Takes the hyperbolic cosecant of a number.

csch(*value*)

**Menu Location**

- Press 2nd MATH to enter the MATH menu.
- Press C to enter the Hyperbolic submenu.
- Press 4 to select csch(.

This command requires a calculator with AMS version 2.07 or higher (it will also work on any TI-89 Titanium or Voyage 200 calculator)

1 byte

The `csch()` command returns the hyperbolic cosecant of a number. Along with 11 other trig and hyperbolic functions, it was added in AMS version 2.07; on earlier versions, `csch(x)` can be replaced by 1/`sinh(x)`.

As long as the calculator is in radian mode, `csch()` can be used with complex numbers according to the rule that csch(** i**x)=-csc(x)

*****and csc(

*i***x)=-csch(x)**

*i******. This rule only works in radian mode, and

*i*`csch()`of a complex number will return a domain error when working in degrees or gradians.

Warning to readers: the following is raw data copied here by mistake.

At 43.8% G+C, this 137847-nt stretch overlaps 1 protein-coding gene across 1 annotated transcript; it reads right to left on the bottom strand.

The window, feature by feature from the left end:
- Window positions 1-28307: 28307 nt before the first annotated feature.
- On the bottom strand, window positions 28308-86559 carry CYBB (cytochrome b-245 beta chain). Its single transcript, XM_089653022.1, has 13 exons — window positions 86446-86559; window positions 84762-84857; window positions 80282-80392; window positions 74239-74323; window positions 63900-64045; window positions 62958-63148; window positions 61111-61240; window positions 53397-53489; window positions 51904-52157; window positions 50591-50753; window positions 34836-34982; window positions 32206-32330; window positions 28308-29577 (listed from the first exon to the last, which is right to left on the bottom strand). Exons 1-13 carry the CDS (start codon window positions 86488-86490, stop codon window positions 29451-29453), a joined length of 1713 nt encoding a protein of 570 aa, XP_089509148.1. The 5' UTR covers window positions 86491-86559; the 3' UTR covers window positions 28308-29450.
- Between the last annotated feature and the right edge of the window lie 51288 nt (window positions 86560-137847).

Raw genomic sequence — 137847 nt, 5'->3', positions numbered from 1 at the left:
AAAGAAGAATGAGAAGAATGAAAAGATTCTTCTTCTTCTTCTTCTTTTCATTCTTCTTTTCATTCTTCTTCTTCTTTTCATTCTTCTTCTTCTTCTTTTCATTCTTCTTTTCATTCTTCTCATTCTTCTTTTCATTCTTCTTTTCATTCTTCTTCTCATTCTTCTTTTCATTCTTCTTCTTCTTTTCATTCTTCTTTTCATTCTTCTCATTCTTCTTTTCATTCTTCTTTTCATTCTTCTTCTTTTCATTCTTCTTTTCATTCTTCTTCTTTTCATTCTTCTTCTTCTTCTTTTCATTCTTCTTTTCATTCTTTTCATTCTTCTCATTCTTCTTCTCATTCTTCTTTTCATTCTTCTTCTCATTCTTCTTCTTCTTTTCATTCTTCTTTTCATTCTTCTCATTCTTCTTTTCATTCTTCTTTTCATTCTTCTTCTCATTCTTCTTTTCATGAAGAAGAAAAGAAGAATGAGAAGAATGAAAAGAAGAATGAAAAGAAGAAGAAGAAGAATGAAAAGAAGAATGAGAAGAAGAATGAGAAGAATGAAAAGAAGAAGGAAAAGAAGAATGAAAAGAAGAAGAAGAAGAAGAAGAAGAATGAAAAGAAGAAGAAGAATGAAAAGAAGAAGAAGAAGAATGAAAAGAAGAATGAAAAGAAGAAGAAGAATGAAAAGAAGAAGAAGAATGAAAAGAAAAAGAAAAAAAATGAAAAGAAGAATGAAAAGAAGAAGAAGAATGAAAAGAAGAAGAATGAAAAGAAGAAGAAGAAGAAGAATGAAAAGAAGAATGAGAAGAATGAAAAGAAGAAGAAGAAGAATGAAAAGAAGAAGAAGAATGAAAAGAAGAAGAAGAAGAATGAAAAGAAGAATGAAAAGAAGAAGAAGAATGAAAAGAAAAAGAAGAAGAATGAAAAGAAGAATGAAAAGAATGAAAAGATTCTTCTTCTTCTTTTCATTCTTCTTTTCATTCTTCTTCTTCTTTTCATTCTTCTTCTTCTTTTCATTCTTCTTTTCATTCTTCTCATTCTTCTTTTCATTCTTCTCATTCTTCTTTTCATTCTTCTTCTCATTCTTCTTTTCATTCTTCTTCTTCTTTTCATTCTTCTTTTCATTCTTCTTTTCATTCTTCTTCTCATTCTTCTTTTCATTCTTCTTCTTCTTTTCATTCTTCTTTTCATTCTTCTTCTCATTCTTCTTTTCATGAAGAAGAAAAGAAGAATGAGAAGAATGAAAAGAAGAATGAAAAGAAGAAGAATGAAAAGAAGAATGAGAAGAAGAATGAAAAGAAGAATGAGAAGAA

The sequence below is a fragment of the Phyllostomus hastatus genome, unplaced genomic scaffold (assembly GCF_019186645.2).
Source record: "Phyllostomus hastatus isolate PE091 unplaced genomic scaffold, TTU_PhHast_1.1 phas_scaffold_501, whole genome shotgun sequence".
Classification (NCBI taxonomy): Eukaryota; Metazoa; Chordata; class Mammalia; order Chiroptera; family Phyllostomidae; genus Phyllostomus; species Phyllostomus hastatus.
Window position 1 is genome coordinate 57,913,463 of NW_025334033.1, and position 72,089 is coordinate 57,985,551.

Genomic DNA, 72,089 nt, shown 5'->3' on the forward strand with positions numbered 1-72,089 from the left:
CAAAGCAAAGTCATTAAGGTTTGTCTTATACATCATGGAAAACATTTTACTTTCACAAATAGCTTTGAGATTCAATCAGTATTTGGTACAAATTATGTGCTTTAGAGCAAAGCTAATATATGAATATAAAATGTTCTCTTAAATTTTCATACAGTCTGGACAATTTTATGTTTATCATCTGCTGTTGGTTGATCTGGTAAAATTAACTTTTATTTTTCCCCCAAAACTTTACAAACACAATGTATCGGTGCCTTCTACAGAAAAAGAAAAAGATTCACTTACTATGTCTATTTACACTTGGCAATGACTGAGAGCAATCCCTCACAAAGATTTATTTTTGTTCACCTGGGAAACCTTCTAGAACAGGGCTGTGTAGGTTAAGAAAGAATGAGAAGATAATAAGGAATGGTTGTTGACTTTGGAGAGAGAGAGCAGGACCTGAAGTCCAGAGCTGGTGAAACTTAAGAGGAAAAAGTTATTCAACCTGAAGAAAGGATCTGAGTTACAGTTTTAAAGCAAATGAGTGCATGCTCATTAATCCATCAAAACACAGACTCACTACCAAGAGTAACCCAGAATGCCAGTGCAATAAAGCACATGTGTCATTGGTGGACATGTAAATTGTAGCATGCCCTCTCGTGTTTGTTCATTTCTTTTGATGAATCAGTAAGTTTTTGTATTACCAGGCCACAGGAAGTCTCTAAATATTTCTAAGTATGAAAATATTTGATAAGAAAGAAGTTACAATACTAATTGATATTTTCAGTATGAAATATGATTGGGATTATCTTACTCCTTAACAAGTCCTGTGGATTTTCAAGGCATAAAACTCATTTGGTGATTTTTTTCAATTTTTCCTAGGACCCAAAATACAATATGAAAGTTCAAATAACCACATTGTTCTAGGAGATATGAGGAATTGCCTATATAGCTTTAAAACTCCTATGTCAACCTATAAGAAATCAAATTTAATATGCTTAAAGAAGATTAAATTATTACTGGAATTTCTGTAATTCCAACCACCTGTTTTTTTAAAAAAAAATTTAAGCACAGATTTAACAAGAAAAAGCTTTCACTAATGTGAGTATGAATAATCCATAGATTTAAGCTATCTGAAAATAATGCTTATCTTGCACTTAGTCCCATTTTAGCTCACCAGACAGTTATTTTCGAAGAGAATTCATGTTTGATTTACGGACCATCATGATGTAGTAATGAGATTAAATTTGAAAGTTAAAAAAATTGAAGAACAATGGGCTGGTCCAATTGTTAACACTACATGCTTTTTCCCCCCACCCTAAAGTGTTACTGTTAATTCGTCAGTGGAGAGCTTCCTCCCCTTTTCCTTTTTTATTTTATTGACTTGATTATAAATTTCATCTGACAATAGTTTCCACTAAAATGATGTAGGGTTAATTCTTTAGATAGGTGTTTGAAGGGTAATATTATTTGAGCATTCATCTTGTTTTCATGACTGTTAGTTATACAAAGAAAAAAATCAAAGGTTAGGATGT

Occasionally, `csch()` can compute an exact result; most of the time, the calculator will leave an expression with `csch()` alone unless it's in approximate mode (or you force an approximation). When `csch()` is used with symbolic expressions, the calculator can go back and forth between the `csch()` expression and its exponential equivalent.

```
:csch(0)
undef
:expand(csch(x))
1/(e^x+1)+1/(e^x-1)
:comDenom(1/(e^x+1)+1/(e^x-1))
1/sinh(x)
```

If `csch()` is applied to a list, it will take the hyperbolic cosecant of every element in the list. However, it can't be applied to matrices the way `sinh()` can (this is probably an oversight; all the trig and hyperbolic functions that were present in all AMS versions work with matrices, but the ones added in version 2.07 do not).

# Formulas

The definition of hyperbolic cosecant is, by analogy with `csc()`, the reciprocal of `sinh()`:

# Error Conditions

**260 - Domain error** happens when taking `csch()` of a complex number in degree or gradian mode.